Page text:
How do we include elderly people in our learning society?
I have a slide deck that I’ve given before on my ideas of how to approach problem-solving with programming that I would be excited to give: I walk through the code involved in attempting to find out of the television series Jeopardy! has gotten easier over time by crawling the web in Python.The talk should be appropriate for people completely new to code and are willing to learn or people who are already Python wizards. Hopefully this could inspire a conversation about how to involve oneself in developmental communities and the psychology of problem-solving as well!
I’m casting a wide net, with a heads up that I’m happy to do any, all, or none of these!
And, since this is an unconference, I’m interpreting “proposal” to my advantage and making these brief. Feel free to expand, revise, or reject in the comments.
Session: William Gibson’s Yardshow
Some of us at VCU have set ourselves the particular goal of creating the ultimate fan site for the father of Cyberpunk. What would this even look like? How can the medium fully reflect the ideals of the messenger?
Session: Interactive Fiction to Interactive Learning
How can I best use interactive fiction as a learning tool? Can I take this beyond metaphor, using interactivity in web-based narrative as a way to teach pre-disciplinary academic skills or dispositions?
Non-Session: There’s interest in a knitting group. Convene over a meal?
Recently James Branch Cabell Library went through a long period of construction and change, with the result that we now tend to talk about this as the “new library.” Thousands of square feet of space were added, along with new features and new technologies. Some of us have never been here and some of us haven’t been here since construction ended. A fair number of us are in libraries or archives, or are library-curious! Does a library tour “count” as a THATCamp session? I have no idea, but let’s see if anyone’s interested.
The week of #thatcampns is here!
- We’ve posted a skeletal schedule.
- Friday afternoon we’ll have light snacks available. For those of you seeking local lunch options beforehand, you may wish to consider some local dining options the organizers have thrown together on the Travel page.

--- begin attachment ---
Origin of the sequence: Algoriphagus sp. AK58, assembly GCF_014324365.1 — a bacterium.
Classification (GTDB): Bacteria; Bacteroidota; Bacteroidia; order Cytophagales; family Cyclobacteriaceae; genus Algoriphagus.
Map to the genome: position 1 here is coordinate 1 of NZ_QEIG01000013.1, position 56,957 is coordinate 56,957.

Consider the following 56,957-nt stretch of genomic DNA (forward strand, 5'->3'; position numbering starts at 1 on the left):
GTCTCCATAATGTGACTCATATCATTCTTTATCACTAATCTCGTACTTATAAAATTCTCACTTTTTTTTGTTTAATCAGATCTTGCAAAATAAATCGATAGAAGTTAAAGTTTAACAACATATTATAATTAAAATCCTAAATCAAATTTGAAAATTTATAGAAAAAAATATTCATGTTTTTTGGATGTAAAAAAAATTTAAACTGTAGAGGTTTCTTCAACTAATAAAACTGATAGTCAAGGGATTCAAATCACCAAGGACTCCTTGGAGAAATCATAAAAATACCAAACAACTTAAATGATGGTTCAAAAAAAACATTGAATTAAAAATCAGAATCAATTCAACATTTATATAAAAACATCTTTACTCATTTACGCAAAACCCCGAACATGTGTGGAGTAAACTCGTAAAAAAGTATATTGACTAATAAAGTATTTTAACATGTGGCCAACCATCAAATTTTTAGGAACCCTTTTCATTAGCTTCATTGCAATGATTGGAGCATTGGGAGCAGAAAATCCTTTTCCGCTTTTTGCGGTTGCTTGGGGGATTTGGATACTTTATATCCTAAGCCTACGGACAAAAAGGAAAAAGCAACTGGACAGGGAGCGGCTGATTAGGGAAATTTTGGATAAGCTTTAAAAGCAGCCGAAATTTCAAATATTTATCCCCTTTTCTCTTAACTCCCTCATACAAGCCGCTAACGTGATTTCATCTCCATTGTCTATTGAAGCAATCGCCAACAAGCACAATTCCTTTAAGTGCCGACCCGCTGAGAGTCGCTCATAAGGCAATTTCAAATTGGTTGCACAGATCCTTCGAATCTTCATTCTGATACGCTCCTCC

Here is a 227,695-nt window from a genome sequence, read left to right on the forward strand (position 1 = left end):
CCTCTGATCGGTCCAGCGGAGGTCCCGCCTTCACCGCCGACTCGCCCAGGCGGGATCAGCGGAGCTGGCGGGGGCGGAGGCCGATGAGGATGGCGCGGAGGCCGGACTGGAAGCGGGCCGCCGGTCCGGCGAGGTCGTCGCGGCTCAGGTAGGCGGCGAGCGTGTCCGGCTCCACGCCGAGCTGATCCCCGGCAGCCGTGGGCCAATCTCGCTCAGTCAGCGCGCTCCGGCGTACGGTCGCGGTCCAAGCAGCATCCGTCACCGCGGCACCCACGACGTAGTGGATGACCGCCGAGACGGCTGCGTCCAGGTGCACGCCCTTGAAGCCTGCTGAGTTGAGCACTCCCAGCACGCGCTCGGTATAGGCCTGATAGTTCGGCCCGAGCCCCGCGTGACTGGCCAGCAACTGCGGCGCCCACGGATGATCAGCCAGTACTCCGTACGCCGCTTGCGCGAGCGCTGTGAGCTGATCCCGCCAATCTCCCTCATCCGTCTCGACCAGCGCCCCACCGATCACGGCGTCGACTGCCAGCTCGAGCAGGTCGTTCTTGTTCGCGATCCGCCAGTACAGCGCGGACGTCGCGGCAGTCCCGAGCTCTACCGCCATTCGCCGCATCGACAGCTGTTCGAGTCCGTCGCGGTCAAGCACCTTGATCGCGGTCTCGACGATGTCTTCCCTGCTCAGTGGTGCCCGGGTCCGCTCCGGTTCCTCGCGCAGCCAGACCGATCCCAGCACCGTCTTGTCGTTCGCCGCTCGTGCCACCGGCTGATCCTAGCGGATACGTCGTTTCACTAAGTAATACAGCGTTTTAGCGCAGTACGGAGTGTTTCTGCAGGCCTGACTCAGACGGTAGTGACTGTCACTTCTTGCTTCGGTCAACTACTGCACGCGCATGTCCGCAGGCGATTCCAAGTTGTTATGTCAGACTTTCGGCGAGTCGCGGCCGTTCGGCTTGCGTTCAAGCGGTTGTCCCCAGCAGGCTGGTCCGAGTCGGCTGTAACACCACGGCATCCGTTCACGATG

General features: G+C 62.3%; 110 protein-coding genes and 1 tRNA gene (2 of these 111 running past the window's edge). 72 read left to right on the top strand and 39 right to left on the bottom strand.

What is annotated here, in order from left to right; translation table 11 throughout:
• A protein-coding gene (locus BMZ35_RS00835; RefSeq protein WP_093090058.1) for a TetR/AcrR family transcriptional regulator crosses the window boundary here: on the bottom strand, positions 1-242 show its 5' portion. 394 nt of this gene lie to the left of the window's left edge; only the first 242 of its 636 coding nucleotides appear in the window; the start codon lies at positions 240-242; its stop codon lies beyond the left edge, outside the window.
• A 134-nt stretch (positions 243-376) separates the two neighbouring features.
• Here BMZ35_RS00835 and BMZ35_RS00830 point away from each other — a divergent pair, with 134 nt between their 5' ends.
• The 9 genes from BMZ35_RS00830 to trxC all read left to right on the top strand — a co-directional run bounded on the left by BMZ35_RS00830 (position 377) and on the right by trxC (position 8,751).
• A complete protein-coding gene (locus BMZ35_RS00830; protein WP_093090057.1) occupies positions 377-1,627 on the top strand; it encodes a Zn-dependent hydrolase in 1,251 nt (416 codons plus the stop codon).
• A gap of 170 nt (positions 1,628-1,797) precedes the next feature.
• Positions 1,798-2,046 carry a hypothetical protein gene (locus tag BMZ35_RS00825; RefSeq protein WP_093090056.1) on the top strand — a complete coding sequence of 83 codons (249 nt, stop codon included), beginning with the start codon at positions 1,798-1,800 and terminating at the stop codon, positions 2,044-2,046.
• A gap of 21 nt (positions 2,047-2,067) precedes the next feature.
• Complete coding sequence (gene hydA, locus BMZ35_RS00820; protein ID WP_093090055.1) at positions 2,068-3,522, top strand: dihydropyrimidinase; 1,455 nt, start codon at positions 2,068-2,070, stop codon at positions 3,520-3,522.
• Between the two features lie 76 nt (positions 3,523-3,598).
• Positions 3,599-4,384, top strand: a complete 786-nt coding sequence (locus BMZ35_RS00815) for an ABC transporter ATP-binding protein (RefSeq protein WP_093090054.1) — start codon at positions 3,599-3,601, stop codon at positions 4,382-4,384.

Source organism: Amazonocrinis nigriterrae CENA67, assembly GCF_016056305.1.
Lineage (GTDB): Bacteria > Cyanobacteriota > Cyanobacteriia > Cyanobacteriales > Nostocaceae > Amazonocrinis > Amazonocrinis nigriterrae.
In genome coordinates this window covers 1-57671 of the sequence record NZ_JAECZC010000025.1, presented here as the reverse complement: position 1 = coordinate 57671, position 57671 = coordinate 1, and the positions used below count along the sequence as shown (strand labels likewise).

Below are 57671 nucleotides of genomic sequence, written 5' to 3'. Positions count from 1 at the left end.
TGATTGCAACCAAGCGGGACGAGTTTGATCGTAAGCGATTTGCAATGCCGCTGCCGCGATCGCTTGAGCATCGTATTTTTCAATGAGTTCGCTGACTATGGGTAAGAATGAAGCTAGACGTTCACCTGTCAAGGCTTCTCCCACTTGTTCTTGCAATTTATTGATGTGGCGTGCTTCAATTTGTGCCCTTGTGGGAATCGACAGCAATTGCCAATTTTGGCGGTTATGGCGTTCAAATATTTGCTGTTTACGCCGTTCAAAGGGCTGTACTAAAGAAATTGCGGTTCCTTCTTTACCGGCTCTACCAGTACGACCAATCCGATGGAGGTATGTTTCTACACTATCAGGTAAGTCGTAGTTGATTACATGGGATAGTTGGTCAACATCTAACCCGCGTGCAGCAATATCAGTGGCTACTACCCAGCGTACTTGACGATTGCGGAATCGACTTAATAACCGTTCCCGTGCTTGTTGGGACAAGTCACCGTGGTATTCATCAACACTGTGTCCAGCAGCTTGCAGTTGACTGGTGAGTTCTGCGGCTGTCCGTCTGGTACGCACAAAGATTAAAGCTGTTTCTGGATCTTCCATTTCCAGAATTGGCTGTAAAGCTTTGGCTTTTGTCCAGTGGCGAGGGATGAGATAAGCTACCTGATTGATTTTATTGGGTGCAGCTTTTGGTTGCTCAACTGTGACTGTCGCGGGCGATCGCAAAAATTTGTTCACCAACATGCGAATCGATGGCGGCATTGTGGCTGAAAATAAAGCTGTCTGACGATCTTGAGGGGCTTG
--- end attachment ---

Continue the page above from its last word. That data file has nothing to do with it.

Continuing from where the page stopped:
- Two interesting-looking possibilities [1, 2] have already emerged, so keep those proposals coming! What do you want to discuss, make, play, or hack? Let everyone know.
Vim is one of the most popular text editors for editing code, but it can also serve as a powerful tool for humanists writing/editing prose. With Markdown and Pandoc, plain text academic research has now become a viable option allowing your work to not only be sustainable but available everywhere. Unfortunately, Vim has a notoriously difficult learning curve. In this session, we will examine the cons and benefits of Vim for writing prose, look at basic commands, go through “vimtutor” together, overview some popular plugins, learn how to edit Vim settings, and of course, disparage Emacs.
From the theme for this THATCamp, especially the intersection of technology with activism and sharing of hidden voices, I’d like to get a frank list of particular points how the technologies we’ve used fail us — how does a particular technology hide voices even more? how does it hinder activism? how does it homogenize populations and fail to meet the particular needs of audiences and users, especially in the modern American South?
This isn’t an anti-technology rant session — it comes from the idea that technologies aren’t neutral, and so exposing precisely where and how that comes into play in our work will help make the technologies serve us better, and might even play as a foil for understanding the activism, voices, and populations we work with even more.
If we have enough coders, we might even address some of it, or at least put together a plan for addressing it!